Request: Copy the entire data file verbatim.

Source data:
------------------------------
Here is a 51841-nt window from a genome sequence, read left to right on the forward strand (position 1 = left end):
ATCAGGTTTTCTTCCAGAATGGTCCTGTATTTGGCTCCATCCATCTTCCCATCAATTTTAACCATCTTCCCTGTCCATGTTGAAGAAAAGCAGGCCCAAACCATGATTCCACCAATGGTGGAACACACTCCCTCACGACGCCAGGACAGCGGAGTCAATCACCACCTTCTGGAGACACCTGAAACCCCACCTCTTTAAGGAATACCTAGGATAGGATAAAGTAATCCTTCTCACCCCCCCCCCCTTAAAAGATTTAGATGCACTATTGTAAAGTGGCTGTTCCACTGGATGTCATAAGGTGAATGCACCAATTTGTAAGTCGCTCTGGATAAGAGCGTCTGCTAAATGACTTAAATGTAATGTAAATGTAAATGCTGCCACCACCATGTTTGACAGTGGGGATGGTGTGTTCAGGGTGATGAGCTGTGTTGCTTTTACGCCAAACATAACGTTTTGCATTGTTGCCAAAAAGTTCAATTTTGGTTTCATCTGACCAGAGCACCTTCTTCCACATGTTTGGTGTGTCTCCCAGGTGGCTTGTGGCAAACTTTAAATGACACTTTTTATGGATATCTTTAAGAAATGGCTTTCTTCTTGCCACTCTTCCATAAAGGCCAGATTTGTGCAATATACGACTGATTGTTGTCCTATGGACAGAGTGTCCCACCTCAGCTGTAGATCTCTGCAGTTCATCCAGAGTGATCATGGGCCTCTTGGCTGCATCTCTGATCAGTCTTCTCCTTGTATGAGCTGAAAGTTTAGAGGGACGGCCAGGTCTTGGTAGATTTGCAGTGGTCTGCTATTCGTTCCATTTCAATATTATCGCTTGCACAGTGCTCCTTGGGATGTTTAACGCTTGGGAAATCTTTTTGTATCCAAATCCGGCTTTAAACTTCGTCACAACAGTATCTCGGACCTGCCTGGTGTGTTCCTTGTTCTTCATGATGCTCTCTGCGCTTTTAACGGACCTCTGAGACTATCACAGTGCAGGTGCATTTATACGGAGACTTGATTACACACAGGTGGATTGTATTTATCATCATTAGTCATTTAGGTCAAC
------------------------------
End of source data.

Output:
Here is a 51841-nt window from a genome sequence, read left to right on the forward strand (position 1 = left end):
ATCAGGTTTTCTTCCAGAATGGTCCTGTATTTGGCTCCATCCATCTTCCCATCAATTTTAACCATCTTCCCTGTCCATGTTGAAGAAAAGCAGGCCCAAACCATGATTCCACCAATGGTGGAACACACTCCCTCACGACGCCAGGACAGCGGAGTCAATCACCACCTTCTGGAGACACCTGAAACCCCACCTCTTTAAGGAATACCTAGGATAGGATAAAGTAATCCTTCTCACCCCCCCCCCCTTAAAAGATTTAGATGCACTATTGTAAAGTGGCTGTTCCACTGGATGTCATAAGGTGAATGCACCAATTTGTAAGTCGCTCTGGATAAGAGCGTCTGCTAAATGACTTAAATGTAATGTAAATGTAAATGCTGCCACCACCATGTTTGACAGTGGGGATGGTGTGTTCAGGGTGATGAGCTGTGTTGCTTTTACGCCAAACATAACGTTTTGCATTGTTGCCAAAAAGTTCAATTTTGGTTTCATCTGACCAGAGCACCTTCTTCCACATGTTTGGTGTGTCTCCCAGGTGGCTTGTGGCAAACTTTAAATGACACTTTTTATGGATATCTTTAAGAAATGGCTTTCTTCTTGCCACTCTTCCATAAAGGCCAGATTTGTGCAATATACGACTGATTGTTGTCCTATGGACAGAGTGTCCCACCTCAGCTGTAGATCTCTGCAGTTCATCCAGAGTGATCATGGGCCTCTTGGCTGCATCTCTGATCAGTCTTCTCCTTGTATGAGCTGAAAGTTTAGAGGGACGGCCAGGTCTTGGTAGATTTGCAGTGGTCTGCTATTCGTTCCATTTCAATATTATCGCTTGCACAGTGCTCCTTGGGATGTTTAACGCTTGGGAAATCTTTTTGTATCCAAATCCGGCTTTAAACTTCGTCACAACAGTATCTCGGACCTGCCTGGTGTGTTCCTTGTTCTTCATGATGCTCTCTGCGCTTTTAACGGACCTCTGAGACTATCACAGTGCAGGTGCATTTATACGGAGACTTGATTACACACAGGTGGATTGTATTTATCATCATTAGTCATTTAGGTCAAC